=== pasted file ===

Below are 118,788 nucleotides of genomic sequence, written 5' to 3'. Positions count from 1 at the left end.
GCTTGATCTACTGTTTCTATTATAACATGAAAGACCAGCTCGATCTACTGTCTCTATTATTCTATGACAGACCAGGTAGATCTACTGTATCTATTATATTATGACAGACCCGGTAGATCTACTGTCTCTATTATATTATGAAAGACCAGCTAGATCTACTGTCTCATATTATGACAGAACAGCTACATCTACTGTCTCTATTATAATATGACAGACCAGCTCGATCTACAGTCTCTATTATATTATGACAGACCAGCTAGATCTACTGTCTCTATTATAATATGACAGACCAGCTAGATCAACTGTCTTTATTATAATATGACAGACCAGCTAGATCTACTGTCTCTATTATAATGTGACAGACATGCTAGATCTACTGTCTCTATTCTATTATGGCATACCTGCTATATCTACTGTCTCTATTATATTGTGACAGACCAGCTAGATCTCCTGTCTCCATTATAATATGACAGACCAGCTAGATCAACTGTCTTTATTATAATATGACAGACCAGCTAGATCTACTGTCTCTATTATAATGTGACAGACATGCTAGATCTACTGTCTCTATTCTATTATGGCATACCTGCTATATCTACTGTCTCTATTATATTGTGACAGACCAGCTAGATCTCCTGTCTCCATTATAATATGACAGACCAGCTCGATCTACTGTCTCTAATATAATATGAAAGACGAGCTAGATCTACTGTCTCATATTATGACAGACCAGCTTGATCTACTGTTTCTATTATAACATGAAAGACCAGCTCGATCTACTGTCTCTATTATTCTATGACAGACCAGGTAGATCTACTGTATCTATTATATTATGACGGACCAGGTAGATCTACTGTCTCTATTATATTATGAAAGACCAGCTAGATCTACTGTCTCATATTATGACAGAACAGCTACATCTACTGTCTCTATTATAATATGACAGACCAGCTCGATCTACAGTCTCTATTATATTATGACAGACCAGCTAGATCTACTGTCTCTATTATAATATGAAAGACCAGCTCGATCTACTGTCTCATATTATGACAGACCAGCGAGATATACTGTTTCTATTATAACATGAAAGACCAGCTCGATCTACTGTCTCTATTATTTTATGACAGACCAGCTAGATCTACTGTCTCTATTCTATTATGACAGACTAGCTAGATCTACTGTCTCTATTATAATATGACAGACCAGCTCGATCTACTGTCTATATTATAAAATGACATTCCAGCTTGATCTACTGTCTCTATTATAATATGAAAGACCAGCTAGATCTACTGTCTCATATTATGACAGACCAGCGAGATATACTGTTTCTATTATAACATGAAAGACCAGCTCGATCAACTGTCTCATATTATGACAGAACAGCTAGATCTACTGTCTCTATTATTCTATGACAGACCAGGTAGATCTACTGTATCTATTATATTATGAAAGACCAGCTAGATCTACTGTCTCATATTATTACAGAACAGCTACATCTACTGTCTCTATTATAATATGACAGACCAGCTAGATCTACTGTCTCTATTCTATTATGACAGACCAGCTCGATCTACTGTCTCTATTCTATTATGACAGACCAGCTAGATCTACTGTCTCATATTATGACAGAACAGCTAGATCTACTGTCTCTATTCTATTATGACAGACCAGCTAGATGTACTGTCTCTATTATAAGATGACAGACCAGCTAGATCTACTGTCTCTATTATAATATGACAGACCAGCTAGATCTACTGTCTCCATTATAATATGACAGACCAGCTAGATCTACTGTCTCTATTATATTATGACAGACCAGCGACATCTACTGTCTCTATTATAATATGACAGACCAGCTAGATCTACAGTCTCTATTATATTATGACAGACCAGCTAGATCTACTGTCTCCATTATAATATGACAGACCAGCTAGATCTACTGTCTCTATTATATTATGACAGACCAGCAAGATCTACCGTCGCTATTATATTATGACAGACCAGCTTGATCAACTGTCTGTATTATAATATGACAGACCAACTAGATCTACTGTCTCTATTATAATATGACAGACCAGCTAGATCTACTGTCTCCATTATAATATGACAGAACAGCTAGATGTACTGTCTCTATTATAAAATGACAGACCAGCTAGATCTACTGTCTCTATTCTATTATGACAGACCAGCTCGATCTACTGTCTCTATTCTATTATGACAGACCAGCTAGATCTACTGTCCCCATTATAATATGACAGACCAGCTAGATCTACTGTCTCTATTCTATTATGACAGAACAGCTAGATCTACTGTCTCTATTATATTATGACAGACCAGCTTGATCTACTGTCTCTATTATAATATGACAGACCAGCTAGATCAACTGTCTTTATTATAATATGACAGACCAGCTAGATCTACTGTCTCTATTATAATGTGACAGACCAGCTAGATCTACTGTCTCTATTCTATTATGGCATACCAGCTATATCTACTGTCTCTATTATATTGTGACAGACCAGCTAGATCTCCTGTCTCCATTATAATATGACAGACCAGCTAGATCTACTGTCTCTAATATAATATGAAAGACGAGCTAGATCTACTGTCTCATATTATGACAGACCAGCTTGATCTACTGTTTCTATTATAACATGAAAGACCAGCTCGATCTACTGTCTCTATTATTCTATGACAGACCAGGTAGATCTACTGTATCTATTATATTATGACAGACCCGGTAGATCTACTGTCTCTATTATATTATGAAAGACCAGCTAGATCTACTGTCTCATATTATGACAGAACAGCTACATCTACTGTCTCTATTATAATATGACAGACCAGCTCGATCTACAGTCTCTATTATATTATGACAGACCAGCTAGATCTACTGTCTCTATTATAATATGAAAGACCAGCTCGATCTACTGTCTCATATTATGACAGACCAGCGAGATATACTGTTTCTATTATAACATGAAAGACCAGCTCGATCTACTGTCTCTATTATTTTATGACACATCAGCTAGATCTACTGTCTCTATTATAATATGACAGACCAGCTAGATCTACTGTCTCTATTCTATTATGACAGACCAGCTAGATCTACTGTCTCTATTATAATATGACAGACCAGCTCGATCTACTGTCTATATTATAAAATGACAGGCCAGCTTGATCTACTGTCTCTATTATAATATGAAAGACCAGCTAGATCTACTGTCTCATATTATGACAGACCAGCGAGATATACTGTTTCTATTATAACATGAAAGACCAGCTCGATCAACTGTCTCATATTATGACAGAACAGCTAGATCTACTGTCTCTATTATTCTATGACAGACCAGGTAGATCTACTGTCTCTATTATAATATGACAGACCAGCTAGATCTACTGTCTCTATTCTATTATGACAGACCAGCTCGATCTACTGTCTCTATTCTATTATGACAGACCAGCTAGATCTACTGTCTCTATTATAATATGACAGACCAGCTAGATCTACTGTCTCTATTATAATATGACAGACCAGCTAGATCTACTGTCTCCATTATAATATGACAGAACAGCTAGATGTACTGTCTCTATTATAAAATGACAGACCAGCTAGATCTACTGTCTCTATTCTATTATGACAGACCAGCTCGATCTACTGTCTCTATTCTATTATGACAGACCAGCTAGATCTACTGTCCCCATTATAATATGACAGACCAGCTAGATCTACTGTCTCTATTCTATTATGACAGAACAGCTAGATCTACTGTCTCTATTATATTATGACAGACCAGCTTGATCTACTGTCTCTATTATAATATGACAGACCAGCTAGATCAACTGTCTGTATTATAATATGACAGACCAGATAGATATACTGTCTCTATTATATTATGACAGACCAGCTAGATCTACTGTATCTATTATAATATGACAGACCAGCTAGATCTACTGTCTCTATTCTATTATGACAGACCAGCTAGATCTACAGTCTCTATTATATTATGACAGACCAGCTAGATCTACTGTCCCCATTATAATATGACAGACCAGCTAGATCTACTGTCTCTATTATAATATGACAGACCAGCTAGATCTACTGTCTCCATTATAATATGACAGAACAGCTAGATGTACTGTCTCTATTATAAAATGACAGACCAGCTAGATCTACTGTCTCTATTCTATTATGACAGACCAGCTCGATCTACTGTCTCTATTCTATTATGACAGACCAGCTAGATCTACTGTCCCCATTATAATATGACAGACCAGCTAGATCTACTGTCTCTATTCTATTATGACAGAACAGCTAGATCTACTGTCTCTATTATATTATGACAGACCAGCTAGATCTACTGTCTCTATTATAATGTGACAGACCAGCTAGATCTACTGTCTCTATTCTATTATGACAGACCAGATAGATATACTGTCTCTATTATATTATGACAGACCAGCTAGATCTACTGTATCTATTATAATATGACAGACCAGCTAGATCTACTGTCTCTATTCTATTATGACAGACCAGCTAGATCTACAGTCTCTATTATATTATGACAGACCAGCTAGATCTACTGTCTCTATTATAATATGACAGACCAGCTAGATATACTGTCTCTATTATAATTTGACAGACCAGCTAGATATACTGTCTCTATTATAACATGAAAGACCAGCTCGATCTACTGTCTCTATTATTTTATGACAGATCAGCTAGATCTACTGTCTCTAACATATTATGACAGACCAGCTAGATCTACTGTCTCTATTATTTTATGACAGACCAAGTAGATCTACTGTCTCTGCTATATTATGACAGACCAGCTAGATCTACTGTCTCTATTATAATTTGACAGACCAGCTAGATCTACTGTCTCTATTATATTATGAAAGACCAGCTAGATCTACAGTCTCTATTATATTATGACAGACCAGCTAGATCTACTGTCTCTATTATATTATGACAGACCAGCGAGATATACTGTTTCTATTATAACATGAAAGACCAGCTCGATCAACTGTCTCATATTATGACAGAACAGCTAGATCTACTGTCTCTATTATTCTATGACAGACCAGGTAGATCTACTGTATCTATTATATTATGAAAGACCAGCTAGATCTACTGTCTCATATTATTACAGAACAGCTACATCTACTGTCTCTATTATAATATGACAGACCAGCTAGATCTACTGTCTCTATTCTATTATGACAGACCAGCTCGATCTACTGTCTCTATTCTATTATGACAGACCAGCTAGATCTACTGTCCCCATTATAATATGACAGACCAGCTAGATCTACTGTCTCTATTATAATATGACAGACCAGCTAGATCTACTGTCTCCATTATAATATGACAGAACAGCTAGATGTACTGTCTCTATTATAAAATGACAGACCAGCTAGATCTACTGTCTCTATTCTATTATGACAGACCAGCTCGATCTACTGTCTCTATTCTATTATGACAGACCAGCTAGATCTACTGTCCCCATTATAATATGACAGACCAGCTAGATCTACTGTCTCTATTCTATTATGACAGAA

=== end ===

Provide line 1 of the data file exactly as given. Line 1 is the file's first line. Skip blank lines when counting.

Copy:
Below are 118,788 nucleotides of genomic sequence, written 5' to 3'. Positions count from 1 at the left end.